A federal judge on Monday began hearing testimony in a trial over the constitutionality of a 2021 state law requiring colleges and universities to survey students and staff members about “intellectual freedom and viewpoint diversity” on campus.
The plaintiffs, including the United Faculty of Florida union and individual teachers and students, are challenging three parts of the law (HB 233). The first day of the trial before Chief U.S. District Judge Mark Walker focused heavily on a requirement that colleges and universities conduct the surveys.
The law required the State Board of Education and the university system’s Board of Governors, to select or create “objective, nonpartisan, and statistically valid” questionnaires to weigh the “extent to which competing ideas and perspectives are presented” on campuses. The surveys also are supposed to gauge how free students and staff feel to express ideas and are required to be conducted annually.
But the faculty members and other plaintiffs contend the surveys have the effect of chilling classroom speech.
Attorneys for the plaintiffs on Monday called Allan Lichtman, a history professor at American University in Washington, D.C., as their first witness. They questioned Lichtman about whether the law had the intent of discriminating against colleges and universities, with Lichtman arguing that the required surveys are “highly problematic.”
Lichtman was asked about statements by Gov. Ron DeSantis, who signed the bill, and Rep. Spencer Roach, a North Fort Myers Beach Republican who was a sponsor of the legislation. Roach, for example, wrote in a March 2021 Facebook post that the measure would protect free-speech rights and “stem the tide of Marxist indoctrination on university campuses.”
Lichtman pointed to what he described as a “willingness by decision-makers to assail what they perceive as liberal … ideology” at the schools.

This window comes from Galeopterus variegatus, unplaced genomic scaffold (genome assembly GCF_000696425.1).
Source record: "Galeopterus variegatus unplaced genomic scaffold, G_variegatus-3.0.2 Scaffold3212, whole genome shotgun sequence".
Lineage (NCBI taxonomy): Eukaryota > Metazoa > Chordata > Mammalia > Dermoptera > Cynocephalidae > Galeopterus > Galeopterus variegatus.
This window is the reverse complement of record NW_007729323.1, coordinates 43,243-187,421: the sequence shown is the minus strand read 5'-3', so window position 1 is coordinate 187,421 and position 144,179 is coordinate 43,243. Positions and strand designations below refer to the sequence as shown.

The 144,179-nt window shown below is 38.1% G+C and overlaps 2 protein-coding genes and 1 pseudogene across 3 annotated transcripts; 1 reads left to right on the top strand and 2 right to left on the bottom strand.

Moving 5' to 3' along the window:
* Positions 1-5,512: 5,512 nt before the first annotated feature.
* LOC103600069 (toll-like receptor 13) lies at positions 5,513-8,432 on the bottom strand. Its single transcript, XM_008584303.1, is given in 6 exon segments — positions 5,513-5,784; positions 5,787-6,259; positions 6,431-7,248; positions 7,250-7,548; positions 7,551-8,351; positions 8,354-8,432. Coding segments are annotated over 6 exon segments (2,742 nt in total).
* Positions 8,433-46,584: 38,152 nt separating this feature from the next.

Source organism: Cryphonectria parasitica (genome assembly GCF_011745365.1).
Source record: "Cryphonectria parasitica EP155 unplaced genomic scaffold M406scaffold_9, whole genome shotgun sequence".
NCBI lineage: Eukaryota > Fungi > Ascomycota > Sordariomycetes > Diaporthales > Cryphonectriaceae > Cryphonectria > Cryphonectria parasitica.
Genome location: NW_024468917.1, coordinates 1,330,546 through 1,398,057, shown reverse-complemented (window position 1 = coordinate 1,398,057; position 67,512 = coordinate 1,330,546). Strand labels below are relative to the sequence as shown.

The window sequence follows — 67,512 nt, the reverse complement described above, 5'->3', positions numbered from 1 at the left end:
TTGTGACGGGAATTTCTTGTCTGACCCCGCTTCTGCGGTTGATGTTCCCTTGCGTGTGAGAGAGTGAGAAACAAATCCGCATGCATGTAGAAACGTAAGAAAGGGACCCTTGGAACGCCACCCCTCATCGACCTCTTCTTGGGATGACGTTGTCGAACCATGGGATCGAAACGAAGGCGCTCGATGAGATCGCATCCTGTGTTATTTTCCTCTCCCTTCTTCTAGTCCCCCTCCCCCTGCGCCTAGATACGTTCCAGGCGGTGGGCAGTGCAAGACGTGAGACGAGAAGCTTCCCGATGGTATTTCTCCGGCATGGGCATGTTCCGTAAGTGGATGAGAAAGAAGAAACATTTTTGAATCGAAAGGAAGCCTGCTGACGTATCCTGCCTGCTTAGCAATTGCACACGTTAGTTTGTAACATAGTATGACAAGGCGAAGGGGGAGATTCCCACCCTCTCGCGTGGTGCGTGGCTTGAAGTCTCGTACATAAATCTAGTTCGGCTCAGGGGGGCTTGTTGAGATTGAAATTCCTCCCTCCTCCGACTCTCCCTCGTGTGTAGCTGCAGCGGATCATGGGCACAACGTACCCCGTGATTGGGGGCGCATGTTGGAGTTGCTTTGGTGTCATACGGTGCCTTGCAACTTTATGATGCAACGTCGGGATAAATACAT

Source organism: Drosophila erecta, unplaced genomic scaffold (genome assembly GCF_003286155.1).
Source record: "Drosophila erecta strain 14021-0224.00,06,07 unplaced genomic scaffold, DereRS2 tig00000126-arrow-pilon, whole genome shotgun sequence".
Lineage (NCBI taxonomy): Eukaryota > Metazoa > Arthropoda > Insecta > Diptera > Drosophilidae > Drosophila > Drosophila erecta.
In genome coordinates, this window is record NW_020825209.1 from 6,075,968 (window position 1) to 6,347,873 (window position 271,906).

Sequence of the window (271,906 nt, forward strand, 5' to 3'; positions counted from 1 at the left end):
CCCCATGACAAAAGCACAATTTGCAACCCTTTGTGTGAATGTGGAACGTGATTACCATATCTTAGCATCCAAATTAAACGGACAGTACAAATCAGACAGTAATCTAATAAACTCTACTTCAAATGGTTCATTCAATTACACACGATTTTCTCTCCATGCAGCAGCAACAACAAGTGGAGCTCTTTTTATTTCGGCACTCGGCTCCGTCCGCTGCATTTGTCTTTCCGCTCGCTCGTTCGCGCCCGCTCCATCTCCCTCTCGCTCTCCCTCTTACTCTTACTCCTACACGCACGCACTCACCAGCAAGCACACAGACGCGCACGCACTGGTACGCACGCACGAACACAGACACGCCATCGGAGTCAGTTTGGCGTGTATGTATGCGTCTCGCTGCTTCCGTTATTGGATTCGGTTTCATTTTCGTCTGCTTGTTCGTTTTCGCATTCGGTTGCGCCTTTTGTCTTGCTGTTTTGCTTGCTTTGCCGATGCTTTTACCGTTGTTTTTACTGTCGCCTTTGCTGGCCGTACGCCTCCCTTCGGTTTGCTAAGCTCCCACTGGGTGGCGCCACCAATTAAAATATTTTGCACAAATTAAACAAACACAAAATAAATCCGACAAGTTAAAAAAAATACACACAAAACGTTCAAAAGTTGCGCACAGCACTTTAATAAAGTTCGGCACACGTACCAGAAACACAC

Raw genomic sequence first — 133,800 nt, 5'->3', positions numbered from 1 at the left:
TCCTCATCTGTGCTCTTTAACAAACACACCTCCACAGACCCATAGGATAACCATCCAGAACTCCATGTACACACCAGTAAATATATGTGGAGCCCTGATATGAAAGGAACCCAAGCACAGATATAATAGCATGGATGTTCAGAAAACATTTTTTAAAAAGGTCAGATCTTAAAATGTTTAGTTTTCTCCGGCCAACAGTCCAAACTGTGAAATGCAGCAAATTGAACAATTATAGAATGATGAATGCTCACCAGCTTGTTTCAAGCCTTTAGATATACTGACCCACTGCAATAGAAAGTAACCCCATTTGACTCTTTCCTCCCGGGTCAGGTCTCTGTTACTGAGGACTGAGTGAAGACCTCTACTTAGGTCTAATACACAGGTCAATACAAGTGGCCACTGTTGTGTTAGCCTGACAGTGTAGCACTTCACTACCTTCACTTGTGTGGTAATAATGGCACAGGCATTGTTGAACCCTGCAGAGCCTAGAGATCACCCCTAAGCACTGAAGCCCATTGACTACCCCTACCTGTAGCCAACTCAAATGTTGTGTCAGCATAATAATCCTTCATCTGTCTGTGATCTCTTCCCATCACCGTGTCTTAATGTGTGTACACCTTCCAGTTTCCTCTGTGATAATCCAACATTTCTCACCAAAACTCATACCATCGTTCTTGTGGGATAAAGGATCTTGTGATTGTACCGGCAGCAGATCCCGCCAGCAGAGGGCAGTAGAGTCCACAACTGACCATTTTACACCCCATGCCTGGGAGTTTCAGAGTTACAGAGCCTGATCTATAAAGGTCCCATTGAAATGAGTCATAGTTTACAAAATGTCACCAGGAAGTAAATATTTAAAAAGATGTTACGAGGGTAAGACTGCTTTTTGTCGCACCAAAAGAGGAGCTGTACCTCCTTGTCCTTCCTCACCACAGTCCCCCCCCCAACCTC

The history professor also said the law includes “no restriction” on how the Legislature could use survey data, which is required to be published each September.
“This survey, in perpetuity, has a chilling effect,” Lichtman said.
But attorneys representing the state argued in a court filing before the trial that the surveys, and the overall law, do not contemplate any potential punishment for schools, students and staff members.
“Like a thermometer, the surveys are meant to be a diagnostic tool designed to take the temperature of taxpayer-funded campuses. The survey provisions presuppose no diagnosis, prescribe no course of treatment, and predict no future action or consequence,” lawyers for the state wrote in a Dec. 8 brief.
Though Lichtman repeatedly said the law does not specifically require that the surveys be anonymous or voluntary, a first round of surveys administered in April made clear that the identities of respondents would not be published and participation was optional.
Writing that the law is “simply not enforceable against individual students or professors,” lawyers for the state disputed the plaintiffs’ claims of chilled speech and asked Walker to reject any testimony “regarding any chilling or self-censorship” attributed to the measure.
The state’s lawyers also argued colleges and universities face no threat of lost funding because of the law.
“As they have done throughout this litigation, plaintiffs are sure to testify at trial that they fear of future funding reductions to their institutions or programs as a result of HB 233. But plaintiffs will not elicit any testimony at trial regarding any proposed or actual funding cuts to any institution based on HB 233, nor will they point to any provision in HB 233 that contemplates any funding decisions,” the state’s lawyers wrote.
Also being challenged in the lawsuit are parts of the measure that prohibit colleges and universities from “shielding” students and staff from speech protected by the First Amendment and that allow students to record classroom lectures.